Monday, 2 April 2007

Universal red blood cells could end blood bank shortages someday

Filed under: ,

A group of international researchers have discovered an efficient way to strip antigens from red blood cells, making donated blood "universal." Everyone has a blood type -- A, B, AB, and O -- and your blood type makes a big difference in who you can give blood to and who you can receive blood from.

But a new process, using a type of bacteria, can strip red blood cells of their "type" making the blood safe to give to anyone. This would not only relieve blood bank shortages, but may also make blood transfusions safer overall. Though the risk is small, mistakes are made in about 1 in 15,000 blood transfusions.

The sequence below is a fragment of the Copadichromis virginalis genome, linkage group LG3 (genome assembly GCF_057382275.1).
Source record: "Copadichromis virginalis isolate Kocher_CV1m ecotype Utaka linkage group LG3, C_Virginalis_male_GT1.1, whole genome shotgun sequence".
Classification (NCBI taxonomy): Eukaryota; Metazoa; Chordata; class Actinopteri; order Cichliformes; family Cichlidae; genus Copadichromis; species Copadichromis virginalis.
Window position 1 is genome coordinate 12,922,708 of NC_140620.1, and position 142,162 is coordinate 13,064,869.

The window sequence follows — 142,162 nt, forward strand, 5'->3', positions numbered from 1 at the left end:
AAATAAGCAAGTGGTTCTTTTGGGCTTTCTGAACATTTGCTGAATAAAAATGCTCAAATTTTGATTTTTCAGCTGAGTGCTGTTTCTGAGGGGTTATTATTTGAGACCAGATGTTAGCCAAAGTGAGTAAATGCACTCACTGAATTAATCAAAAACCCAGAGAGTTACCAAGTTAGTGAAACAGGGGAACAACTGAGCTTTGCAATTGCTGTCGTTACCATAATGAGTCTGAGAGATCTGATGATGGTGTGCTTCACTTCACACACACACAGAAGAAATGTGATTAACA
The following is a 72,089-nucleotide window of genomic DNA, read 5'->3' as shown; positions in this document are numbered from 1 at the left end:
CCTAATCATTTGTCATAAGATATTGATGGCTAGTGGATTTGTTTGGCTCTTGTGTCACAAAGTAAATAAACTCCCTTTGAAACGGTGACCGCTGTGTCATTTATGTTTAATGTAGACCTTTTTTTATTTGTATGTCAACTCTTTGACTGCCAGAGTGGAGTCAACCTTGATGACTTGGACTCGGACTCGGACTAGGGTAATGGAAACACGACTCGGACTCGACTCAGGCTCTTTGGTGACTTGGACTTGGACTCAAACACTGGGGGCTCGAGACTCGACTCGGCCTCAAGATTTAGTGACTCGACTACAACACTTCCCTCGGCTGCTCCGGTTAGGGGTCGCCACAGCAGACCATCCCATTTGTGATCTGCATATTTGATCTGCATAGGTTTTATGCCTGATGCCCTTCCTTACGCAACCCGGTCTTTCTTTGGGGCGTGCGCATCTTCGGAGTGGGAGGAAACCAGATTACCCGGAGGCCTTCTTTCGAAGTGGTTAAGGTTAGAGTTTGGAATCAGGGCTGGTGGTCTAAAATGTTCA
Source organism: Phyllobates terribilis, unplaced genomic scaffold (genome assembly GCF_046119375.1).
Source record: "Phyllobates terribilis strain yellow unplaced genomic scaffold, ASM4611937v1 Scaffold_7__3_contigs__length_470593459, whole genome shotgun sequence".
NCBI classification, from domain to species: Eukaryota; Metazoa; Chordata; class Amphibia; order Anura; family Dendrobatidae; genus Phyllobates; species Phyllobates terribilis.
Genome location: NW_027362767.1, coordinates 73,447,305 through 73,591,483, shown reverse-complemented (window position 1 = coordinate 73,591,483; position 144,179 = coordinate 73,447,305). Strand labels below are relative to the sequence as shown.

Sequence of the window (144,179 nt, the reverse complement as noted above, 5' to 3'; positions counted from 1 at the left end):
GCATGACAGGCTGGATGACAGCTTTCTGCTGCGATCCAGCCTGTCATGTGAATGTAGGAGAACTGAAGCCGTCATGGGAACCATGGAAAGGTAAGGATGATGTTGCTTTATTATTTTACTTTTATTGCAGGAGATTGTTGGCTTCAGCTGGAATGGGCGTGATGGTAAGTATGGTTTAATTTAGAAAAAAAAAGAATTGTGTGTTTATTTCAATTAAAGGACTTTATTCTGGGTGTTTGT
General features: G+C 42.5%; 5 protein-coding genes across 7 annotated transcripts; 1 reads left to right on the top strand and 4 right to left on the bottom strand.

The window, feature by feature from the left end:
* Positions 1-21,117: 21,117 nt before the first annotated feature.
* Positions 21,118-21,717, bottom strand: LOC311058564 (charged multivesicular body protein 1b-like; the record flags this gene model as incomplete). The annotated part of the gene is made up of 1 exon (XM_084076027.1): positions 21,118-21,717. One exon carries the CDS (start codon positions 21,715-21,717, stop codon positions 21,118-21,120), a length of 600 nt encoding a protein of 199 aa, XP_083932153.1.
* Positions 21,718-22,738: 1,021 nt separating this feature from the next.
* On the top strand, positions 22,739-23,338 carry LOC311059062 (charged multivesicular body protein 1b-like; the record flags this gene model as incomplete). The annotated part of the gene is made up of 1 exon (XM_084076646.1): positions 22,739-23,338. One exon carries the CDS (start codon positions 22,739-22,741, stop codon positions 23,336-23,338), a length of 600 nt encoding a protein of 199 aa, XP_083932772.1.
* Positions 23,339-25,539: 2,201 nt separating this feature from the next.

Though the process has been developed, the method has not yet entered clinical trials to test for safety. But if the process turns out to be safe and efficient, universal donor blood may just be a part of the medical industry's future.

No comments: